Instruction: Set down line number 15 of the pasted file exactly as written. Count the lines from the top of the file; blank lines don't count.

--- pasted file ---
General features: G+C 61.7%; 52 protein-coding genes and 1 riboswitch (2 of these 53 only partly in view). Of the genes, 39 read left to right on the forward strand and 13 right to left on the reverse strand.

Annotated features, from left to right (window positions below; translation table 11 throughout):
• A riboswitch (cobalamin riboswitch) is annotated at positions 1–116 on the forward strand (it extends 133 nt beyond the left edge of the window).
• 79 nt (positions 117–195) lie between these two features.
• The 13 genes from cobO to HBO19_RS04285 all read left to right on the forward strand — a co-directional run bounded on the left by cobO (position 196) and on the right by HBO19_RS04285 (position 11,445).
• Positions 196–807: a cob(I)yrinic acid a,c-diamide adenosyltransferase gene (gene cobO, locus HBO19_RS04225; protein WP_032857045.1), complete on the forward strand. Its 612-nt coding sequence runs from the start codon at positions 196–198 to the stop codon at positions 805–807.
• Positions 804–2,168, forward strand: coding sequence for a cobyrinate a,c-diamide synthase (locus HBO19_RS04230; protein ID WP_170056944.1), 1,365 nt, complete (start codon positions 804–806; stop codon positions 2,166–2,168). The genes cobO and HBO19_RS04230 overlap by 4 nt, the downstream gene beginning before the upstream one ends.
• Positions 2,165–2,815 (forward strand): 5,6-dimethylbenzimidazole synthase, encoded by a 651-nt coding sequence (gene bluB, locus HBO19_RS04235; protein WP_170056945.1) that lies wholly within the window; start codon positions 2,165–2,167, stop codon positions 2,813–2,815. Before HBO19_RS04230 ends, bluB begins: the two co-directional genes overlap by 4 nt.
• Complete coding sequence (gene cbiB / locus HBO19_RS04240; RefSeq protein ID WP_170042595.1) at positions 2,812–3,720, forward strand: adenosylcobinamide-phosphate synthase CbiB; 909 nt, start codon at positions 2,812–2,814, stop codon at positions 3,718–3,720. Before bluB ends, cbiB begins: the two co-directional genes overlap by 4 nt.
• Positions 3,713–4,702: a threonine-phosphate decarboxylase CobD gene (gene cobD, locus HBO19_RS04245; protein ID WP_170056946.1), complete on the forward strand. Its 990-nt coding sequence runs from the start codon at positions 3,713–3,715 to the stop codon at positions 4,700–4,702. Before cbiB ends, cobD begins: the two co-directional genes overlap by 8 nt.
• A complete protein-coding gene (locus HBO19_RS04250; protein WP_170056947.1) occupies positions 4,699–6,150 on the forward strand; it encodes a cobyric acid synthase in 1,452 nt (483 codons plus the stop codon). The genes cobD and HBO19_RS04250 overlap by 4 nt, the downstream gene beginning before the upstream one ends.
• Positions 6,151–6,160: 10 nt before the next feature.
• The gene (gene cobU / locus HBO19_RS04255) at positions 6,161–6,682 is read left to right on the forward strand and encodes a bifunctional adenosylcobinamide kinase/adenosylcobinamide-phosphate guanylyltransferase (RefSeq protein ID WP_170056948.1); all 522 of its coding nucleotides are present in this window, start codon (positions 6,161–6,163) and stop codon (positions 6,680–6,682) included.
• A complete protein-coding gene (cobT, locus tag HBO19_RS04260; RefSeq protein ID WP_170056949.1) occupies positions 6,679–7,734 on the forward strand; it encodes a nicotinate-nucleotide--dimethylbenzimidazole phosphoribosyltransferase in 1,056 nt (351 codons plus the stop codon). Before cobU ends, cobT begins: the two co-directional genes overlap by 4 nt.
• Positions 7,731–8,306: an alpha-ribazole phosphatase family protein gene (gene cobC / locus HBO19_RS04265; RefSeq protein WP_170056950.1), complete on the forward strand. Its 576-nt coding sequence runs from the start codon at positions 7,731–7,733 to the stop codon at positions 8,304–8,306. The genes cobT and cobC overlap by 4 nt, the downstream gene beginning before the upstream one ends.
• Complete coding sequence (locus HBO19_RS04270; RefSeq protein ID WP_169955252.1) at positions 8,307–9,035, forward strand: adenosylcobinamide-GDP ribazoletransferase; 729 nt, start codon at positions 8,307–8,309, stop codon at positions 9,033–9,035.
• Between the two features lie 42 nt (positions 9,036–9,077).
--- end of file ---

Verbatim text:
• Positions 7,731–8,306: an alpha-ribazole phosphatase family protein gene (gene cobC / locus HBO19_RS04265; RefSeq protein WP_170056950.1), complete on the forward strand. Its 576-nt coding sequence runs from the start codon at positions 7,731–7,733 to the stop codon at positions 8,304–8,306. The genes cobT and cobC overlap by 4 nt, the downstream gene beginning before the upstream one ends.